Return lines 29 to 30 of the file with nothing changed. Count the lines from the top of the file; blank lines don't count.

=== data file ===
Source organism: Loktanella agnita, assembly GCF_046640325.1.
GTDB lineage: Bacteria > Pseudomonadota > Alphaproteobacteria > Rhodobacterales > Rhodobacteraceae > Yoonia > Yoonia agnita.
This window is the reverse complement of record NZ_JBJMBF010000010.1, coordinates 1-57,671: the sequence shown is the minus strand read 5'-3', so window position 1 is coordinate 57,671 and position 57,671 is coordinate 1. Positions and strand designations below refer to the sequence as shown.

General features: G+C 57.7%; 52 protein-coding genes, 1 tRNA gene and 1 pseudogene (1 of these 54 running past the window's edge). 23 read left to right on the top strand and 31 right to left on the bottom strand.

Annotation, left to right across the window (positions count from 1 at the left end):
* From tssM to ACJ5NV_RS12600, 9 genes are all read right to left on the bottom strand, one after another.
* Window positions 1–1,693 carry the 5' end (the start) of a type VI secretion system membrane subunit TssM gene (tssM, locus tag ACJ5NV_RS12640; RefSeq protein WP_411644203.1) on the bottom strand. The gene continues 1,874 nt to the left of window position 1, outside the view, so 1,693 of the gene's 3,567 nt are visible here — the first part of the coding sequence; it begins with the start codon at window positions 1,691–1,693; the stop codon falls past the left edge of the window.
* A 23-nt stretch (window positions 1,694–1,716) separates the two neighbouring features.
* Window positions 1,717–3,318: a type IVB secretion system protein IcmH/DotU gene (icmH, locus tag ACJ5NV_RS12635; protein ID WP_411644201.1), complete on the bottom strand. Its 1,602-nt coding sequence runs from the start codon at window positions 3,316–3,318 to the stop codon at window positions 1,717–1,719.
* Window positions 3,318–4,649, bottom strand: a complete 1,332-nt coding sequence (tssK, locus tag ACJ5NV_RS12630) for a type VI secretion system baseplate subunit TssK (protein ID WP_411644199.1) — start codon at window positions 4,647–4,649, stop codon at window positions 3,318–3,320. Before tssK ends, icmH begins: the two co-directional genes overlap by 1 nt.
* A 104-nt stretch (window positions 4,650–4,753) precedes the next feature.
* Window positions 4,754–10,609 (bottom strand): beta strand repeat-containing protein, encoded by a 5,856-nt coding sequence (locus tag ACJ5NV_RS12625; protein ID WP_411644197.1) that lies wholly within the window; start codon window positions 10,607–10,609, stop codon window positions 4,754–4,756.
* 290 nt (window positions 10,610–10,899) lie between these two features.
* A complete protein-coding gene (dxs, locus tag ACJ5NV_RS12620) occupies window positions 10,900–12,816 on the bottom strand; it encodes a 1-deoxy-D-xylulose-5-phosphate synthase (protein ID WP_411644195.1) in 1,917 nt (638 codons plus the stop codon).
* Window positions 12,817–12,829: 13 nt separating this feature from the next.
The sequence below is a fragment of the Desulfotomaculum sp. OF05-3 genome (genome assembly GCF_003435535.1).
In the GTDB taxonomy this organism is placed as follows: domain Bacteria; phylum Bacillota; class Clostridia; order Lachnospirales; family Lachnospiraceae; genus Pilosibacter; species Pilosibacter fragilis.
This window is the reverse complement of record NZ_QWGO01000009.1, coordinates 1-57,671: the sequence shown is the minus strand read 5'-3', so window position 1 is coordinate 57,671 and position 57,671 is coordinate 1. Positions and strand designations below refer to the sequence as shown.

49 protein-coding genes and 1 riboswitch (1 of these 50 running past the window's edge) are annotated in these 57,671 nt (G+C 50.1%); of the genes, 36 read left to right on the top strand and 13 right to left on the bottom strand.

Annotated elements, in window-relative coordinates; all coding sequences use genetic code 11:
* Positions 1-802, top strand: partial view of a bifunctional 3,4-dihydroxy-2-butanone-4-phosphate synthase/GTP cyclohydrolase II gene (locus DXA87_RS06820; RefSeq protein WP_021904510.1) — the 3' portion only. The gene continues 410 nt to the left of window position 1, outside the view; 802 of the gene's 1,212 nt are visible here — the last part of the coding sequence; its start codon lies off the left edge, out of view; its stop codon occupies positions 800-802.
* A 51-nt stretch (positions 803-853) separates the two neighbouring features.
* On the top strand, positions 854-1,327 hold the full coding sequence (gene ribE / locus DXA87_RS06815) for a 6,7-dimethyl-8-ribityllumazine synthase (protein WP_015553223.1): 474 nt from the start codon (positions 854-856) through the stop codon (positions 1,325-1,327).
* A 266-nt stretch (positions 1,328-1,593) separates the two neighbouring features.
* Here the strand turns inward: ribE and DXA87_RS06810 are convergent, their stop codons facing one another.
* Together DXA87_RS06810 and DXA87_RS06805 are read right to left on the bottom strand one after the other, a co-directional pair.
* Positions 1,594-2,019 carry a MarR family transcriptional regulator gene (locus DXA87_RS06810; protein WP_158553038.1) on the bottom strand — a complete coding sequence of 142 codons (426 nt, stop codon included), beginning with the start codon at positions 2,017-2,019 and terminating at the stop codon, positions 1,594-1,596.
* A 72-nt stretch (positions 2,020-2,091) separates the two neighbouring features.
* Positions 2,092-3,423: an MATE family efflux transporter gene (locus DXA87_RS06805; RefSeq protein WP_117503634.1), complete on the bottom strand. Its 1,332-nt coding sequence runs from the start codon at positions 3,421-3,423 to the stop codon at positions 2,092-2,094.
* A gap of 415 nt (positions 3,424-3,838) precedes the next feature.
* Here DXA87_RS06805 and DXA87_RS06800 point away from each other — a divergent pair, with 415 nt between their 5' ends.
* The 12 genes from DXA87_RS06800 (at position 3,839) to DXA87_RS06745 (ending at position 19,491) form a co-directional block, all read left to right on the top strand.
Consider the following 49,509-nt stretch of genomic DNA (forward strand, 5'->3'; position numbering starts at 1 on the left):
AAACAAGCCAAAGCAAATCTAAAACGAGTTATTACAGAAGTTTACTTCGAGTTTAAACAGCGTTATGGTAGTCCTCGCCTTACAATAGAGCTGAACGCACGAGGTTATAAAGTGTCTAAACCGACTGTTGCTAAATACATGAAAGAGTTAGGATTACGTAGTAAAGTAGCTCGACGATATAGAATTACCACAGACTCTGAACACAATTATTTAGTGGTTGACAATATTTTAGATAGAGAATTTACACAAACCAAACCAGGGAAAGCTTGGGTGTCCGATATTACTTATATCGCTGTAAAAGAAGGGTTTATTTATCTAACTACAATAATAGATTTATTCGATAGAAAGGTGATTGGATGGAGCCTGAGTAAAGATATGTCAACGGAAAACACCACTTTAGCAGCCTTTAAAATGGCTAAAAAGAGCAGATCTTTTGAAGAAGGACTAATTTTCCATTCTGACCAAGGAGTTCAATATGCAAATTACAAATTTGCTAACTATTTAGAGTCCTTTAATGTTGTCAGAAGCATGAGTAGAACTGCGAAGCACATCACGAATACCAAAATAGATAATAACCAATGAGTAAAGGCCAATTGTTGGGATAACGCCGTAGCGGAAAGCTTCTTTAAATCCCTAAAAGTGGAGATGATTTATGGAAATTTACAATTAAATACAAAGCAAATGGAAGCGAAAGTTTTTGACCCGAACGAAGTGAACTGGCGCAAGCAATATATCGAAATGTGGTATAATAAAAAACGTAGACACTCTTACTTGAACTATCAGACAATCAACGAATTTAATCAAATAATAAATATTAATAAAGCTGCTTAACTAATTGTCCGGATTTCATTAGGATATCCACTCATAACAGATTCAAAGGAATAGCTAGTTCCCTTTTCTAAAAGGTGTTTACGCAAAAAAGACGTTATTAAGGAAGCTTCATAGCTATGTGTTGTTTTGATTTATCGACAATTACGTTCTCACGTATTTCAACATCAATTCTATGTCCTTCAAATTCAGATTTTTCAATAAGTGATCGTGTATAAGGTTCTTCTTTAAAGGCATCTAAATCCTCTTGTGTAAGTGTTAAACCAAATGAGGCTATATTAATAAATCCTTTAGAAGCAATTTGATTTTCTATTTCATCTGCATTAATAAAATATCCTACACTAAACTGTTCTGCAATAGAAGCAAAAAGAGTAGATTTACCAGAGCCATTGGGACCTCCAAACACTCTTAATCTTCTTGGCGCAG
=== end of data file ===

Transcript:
* Positions 2,092-3,423: an MATE family efflux transporter gene (locus DXA87_RS06805; RefSeq protein WP_117503634.1), complete on the bottom strand. Its 1,332-nt coding sequence runs from the start codon at positions 3,421-3,423 to the stop codon at positions 2,092-2,094.
* A gap of 415 nt (positions 3,424-3,838) precedes the next feature.